“I'd put any one of them in front of the C-suite today,” he asserts. “They have a confidence and clarity that C-suites appreciate. They're used to explaining things to people who aren't social-media savvy.”
Kevin King, MD and digital lead of Edelman's Eastern region, concurs that the implementation of talent from diverse backgrounds is one of the most notable indications that the C-suite is more invested in social media. He explains that now it's less about education and more about how the team can tell the business story and “demonstrate that you can leverage social media to drive the results.”
“Now, social media is brought in early on and, in many cases, drives strategy,” adds King. “If you drive overall brand and corporate strategy, you must understand how other components work with it.”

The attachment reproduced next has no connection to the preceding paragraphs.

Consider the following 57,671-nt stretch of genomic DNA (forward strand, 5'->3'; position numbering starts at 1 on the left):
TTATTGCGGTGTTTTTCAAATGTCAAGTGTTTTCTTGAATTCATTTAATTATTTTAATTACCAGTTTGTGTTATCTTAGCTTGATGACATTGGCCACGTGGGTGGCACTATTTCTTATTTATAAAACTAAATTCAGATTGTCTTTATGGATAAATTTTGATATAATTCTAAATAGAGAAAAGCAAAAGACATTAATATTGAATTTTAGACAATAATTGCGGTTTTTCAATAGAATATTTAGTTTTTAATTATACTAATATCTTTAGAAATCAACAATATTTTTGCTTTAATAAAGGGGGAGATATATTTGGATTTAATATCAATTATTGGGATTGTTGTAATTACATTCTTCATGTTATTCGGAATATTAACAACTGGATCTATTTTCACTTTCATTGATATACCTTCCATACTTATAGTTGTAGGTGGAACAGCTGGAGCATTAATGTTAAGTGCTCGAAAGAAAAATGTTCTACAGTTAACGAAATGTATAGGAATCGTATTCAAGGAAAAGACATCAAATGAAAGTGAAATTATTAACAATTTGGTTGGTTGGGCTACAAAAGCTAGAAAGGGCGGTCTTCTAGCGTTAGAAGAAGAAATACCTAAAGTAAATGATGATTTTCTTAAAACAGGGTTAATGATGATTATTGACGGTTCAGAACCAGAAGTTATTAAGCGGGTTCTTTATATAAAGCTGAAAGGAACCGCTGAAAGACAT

King says Edelman has recently hired people from the client side. The new social media employees tend to skew more senior level than in past years, coming on board with broader skills that enable them to communicate and execute a strategic campaign involving technology and marketing communications.
He adds that social media leads must be aware of the latest platforms and technologies to get through to a C-suite more excited about new tools, such as the iPhone 4 software or augmented reality. The approach has shifted from educating decision-makers about new platforms to communicating how best to integrate those tools into existing digital programs.
“They want to be first to try these new technologies without understanding all the implications from a budget or process standpoint,” says King. “If your overall business strategy is to be an early adopter, trying them out can be part of a branding or image strategy.”